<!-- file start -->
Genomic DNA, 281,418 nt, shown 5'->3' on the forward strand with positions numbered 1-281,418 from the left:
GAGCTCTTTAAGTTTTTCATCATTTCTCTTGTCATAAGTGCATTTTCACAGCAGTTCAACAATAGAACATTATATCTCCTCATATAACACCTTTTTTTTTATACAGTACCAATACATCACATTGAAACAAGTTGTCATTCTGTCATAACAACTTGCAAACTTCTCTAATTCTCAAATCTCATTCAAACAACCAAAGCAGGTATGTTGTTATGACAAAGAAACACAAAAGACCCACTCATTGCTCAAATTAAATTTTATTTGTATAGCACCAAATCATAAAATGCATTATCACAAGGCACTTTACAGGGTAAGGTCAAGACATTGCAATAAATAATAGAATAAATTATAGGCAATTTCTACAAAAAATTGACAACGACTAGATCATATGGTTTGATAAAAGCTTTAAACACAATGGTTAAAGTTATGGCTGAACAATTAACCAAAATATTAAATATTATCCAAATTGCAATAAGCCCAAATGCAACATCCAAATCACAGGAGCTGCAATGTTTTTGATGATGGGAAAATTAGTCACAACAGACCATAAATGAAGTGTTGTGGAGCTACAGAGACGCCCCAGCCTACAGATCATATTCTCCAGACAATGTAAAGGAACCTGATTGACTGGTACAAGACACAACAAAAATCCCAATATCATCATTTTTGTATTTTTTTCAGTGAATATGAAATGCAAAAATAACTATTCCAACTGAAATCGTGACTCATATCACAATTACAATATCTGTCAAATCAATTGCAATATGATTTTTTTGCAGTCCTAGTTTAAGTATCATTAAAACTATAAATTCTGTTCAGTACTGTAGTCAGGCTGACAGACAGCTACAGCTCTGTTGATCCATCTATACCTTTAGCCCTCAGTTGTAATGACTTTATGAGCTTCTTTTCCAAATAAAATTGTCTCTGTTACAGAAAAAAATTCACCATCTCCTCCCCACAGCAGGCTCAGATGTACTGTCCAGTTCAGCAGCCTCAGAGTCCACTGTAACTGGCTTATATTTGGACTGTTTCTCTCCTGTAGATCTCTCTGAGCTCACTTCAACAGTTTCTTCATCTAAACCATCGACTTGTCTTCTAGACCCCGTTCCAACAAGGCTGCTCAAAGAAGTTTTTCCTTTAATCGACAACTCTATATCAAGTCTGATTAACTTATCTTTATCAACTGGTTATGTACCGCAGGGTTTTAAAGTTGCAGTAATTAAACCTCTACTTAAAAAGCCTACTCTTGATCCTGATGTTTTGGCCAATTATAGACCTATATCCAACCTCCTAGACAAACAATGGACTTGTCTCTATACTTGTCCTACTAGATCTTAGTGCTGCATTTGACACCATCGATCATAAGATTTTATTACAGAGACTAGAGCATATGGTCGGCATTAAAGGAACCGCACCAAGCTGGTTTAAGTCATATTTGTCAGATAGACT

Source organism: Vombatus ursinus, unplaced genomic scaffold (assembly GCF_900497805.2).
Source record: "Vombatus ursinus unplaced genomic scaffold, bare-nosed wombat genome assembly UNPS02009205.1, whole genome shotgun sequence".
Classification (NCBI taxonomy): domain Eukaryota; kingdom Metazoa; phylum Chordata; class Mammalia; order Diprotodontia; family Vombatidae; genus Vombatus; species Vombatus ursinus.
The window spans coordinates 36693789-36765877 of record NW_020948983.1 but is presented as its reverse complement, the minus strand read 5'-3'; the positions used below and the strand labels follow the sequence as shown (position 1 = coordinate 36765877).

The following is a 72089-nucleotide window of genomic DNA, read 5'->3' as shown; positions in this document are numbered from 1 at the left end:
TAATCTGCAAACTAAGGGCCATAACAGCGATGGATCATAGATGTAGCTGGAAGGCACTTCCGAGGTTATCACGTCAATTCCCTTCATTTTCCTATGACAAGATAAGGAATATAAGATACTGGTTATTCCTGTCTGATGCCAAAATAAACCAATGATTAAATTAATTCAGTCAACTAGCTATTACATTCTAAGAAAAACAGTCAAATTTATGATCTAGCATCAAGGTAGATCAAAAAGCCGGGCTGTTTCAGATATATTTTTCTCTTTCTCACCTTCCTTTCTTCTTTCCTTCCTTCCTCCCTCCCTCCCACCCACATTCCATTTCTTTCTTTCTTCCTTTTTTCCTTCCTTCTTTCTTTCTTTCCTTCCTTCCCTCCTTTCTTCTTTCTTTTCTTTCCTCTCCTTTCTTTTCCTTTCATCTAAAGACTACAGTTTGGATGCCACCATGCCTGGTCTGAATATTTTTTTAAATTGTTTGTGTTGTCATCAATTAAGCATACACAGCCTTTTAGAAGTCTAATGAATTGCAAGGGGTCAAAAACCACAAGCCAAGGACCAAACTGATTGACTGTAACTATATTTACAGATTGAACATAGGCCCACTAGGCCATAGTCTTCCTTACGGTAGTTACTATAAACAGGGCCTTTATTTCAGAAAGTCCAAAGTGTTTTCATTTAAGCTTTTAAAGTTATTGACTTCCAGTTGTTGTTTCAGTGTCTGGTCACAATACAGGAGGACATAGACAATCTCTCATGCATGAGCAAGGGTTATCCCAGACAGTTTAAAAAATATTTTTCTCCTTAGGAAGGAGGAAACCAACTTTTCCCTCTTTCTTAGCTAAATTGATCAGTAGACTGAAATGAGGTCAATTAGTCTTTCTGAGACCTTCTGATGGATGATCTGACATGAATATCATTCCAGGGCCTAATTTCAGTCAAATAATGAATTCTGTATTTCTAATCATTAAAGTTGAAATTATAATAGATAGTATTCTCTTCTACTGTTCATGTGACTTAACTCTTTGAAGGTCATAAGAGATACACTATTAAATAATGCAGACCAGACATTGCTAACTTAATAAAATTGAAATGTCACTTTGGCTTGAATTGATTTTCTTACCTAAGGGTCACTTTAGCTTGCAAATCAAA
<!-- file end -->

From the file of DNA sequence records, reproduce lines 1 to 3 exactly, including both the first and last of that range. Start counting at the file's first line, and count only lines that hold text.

Genomic DNA, 281,418 nt, shown 5'->3' on the forward strand with positions numbered 1-281,418 from the left:
GAGCTCTTTAAGTTTTTCATCATTTCTCTTGTCATAAGTGCATTTTCACAGCAGTTCAACAATAGAACATTATATCTCCTCATATAACACCTTTTTTTTTATACAGTACCAATACATCACATTGAAACAAGTTGTCATTCTGTCATAACAACTTGCAAACTTCTCTAATTCTCAAATCTCATTCAAACAACCAAAGCAGGTATGTTGTTATGACAAAGAAACACAAAAGACCCACTCATTGCTCAAATTAAATTTTATTTGTATAGCACCAAATCATAAAATGCATTATCACAAGGCACTTTACAGGGTAAGGTCAAGACATTGCAATAAATAATAGAATAAATTATAGGCAATTTCTACAAAAAATTGACAACGACTAGATCATATGGTTTGATAAAAGCTTTAAACACAATGGTTAAAGTTATGGCTGAACAATTAACCAAAATATTAAATATTATCCAAATTGCAATAAGCCCAAATGCAACATCCAAATCACAGGAGCTGCAATGTTTTTGATGATGGGAAAATTAGTCACAACAGACCATAAATGAAGTGTTGTGGAGCTACAGAGACGCCCCAGCCTACAGATCATATTCTCCAGACAATGTAAAGGAACCTGATTGACTGGTACAAGACACAACAAAAATCCCAATATCATCATTTTTGTATTTTTTTCAGTGAATATGAAATGCAAAAATAACTATTCCAACTGAAATCGTGACTCATATCACAATTACAATATCTGTCAAATCAATTGCAATATGATTTTTTTGCAGTCCTAGTTTAAGTATCATTAAAACTATAAATTCTGTTCAGTACTGTAGTCAGGCTGACAGACAGCTACAGCTCTGTTGATCCATCTATACCTTTAGCCCTCAGTTGTAATGACTTTATGAGCTTCTTTTCCAAATAAAATTGTCTCTGTTACAGAAAAAAATTCACCATCTCCTCCCCACAGCAGGCTCAGATGTACTGTCCAGTTCAGCAGCCTCAGAGTCCACTGTAACTGGCTTATATTTGGACTGTTTCTCTCCTGTAGATCTCTCTGAGCTCACTTCAACAGTTTCTTCATCTAAACCATCGACTTGTCTTCTAGACCCCGTTCCAACAAGGCTGCTCAAAGAAGTTTTTCCTTTAATCGACAACTCTATATCAAGTCTGATTAACTTATCTTTATCAACTGGTTATGTACCGCAGGGTTTTAAAGTTGCAGTAATTAAACCTCTACTTAAAAAGCCTACTCTTGATCCTGATGTTTTGGCCAATTATAGACCTATATCCAACCTCCTAGACAAACAATGGACTTGTCTCTATACTTGTCCTACTAGATCTTAGTGCTGCATTTGACACCATCGATCATAAGATTTTATTACAGAGACTAGAGCATATGGTCGGCATTAAAGGAACCGCACCAAGCTGGTTTAAGTCATATTTGTCAGATAGACT

Source organism: Vombatus ursinus, unplaced genomic scaffold (assembly GCF_900497805.2).